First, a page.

Contrary to popular belief, cPanel isn’t free—the administrator panel that comes built-in with many shared hosting options generally doesn’t come with a virtual private server (VPS), too. If you’re using a VPS and you want the cPanel experience, you’ll have to over $20/month for a license. Given that you’re already paying for the VPS itself, this might seem like a lot of additional cash, and you’re not wrong—that’s why developers have been building open source cPanel alternatives for years.
Instead of paying, you can choose from some free, open source alternatives that offer the same features, have their source code available online for your perusal, and will help you save money. Here are some of the most popular options.
|The Webmin interface (with the Authentic Theme installed).|
Webmin leverages your web browser to help you configure user accounts, Apache, DNS, file sharing, and much more. Webmin helps with backups, user administration, web servers, cron jobs, mail servers, and much more—it’s likely the most feature-rich of any of the options listed here.
Many users recommend combining Webmin with the Authentic Theme to make the interface a little prettier (and maybe a bit easier to use as well).
A large variety of installation sources exist, from a tar/gzip, RPM package, Debian package, and more. There are also some repositories available for integration with your distribution’s package manager. Webmin officially supports dozens of distributions.
Webmin’s source code is available on GitHub.
|The CentOS Web Panel interface.|
If you’re running CentOS on your VPS, the CentOS Web Panel is the go-to solution. It allows you to deploy and administer Apache, firewalls, MySQL databases, self-hosted email, user management, and other core system configurations.
To install, you need an updated CentOS installation, a functioning LAMP stack, and at least 1GB of RAM. The installation is rather straightforward but takes time due to the downloading of dependencies.
It’s important to reiterate that CentOS Web Panel is only officially supported on CentOS 6.x/7.x, RedHat 6.x/7.x, and CloudLinux 6.x/7.x. If you’re running Debian/Ubuntu, you’ll have to look into one of the other options.
Unfortunately, the CentOS Web Panel code is not fully open source, but it remains free for use.
|The Vesta CP interface.|
Vesta is a beautifully-designed control panel with a core that is written in Bash. Built-in features include rolling out iptables/fail2ban for security, Nginx and/or Apache for a web server, various email solutions, monitoring solutions, backups, and much more.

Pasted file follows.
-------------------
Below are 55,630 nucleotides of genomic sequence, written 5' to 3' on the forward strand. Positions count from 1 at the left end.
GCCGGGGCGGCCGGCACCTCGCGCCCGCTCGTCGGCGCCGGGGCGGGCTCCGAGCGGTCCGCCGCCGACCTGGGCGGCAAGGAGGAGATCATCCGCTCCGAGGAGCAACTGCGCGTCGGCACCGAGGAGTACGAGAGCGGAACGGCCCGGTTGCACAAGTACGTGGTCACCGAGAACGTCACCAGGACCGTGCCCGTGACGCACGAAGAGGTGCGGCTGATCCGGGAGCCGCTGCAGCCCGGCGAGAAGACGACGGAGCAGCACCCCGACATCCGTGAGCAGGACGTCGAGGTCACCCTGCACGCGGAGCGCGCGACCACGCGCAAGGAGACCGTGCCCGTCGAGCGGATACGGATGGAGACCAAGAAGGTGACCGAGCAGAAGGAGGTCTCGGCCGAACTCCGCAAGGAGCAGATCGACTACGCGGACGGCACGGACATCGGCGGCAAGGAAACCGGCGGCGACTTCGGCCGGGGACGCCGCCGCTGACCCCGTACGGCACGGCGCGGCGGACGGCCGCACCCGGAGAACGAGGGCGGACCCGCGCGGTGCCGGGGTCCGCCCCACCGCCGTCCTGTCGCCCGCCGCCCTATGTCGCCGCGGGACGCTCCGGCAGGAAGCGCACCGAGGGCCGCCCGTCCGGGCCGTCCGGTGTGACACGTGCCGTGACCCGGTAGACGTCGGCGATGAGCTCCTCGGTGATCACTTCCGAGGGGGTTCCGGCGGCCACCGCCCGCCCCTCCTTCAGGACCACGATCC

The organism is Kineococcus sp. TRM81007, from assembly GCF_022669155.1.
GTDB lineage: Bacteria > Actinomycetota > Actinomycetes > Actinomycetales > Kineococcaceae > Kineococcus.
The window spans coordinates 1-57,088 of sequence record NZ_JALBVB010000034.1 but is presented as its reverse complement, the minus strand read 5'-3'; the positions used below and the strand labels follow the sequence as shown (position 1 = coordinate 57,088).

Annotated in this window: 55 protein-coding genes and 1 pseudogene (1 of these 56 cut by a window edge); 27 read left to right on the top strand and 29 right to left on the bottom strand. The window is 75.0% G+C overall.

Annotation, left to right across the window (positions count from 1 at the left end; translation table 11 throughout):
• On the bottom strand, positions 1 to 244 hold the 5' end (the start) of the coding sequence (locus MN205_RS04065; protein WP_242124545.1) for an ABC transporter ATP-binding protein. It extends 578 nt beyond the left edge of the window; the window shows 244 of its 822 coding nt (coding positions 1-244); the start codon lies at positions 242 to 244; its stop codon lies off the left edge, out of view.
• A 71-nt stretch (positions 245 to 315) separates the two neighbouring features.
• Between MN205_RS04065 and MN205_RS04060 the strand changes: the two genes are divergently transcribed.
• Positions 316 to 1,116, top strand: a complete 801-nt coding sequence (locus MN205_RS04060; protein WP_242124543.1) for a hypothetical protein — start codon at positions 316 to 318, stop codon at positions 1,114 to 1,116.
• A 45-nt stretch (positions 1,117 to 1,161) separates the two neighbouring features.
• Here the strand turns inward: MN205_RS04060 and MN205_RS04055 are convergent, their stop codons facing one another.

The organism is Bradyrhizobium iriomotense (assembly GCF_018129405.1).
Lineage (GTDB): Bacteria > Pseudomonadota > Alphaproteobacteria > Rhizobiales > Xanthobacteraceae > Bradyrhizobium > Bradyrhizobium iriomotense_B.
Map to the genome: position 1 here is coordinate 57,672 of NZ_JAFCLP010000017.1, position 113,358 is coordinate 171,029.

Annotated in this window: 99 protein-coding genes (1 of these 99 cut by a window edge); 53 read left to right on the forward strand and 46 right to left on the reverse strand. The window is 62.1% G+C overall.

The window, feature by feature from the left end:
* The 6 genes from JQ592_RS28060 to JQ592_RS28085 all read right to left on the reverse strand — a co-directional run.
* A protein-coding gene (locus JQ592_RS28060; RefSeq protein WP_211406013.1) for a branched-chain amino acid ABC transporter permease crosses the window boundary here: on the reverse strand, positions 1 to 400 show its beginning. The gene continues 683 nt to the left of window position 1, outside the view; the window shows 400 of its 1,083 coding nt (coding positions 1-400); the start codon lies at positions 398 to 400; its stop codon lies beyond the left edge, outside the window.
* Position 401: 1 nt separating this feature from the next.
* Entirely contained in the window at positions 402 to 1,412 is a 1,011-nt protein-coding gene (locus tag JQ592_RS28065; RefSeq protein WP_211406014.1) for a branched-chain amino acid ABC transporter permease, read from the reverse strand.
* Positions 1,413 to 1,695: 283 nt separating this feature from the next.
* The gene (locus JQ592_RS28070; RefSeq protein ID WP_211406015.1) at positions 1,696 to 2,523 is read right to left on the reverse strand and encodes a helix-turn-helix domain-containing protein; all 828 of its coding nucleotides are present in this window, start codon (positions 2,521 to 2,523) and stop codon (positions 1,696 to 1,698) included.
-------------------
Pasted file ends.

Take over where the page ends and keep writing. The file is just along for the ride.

If you prefer to work via a command line rather than a web interface, you can do that with Vesta as well.
Vesta works with CentOS 5/6/7, Debian 6/7/8, and Ubuntu 12.04-16.04. The installation process can be narrowed down to two commands (if you still have SSH into root enabled).
ssh [email protected] curl http://vestacp.com/pub/vst-install.sh | bash
Vesta is licensed with a GNU license and has source code available on GitHub.
|The YunoHost interface.|
YunoHost bills itself as a “server operating system aiming to make self-hosting accessible to everyone.” There are a number of officially-supported “apps” for installing various programs, such as Baikal, Nextcloud, WordPress, Zerobin, and more.
As with Vesta, you can administer your VPS via the YunoHost web interface or the command line.
YunoHost officially supports Debian 8.x.
YunoHost is coded primarily in Python and is under an open source GPL license. The code is available on GitHub.
|The Froxlor interface.|
Froxlor bills itself as the “lightweight” alternative to other options like Webmin. From their website: “Developed by experienced server administrators, this open source (GPL) panel simplifies the effort of managing your hosting platform.” Features include Let’s Encrypt installation, PHP configuration, MySQL management, and more.
Froxlor has Debian packages available and a .tar.gz for production installations. Only Debian is officially supported, but it seems possible, with a little effort, to install it on Ubuntu as well.
Froxlor is licensed under GPL 2.0, with source code on GitHub.
|The ISPConfig interface.|
ISPConfig is a complex control panel that allows users to manage multiple servers from a single control panel—a unique feature among the competition. You can also configure Apache2/nginx web servers, mail servers, DNS, mirroring, and much more.
You can download the .targ.gz file yourself or follow the “Perfect Server” tutorial to set up Debian 8, Apache2, BIND, Dovecot, and ISPConfig 3.
ISPConfig works with many distributions, including Debian 5-8, Ubuntu 8.10-16.10, CentOS CentOS 5.2-7, and Fedora 10+12-15.
The source code is available via the organization’s GitLab repository under an open source BSD license.
We hope this gets you on the right foot if you’re interested in using a control panel with your VPS but don’t want to pay up for cPanel.
Of course, we can’t recommend enough the value of learning how to do some Linux administration yourself. That way, you’ll be better established in case something happens to go wrong. For some introductory steps, take it slow with our SSH keys tutorial and establish a baseline by which to administer your system. From there, our LEMP and Ubuntu 16.04 tutorial is a great next step. Still in the mood for more open source alternatives? Our ultimate guide to self-hosting as you covered.
The great thing about a control panel is that for many, it offers more choice—you can take the time to install specific programs yourself, but for the truly complex, let the experts behind the source code take over.
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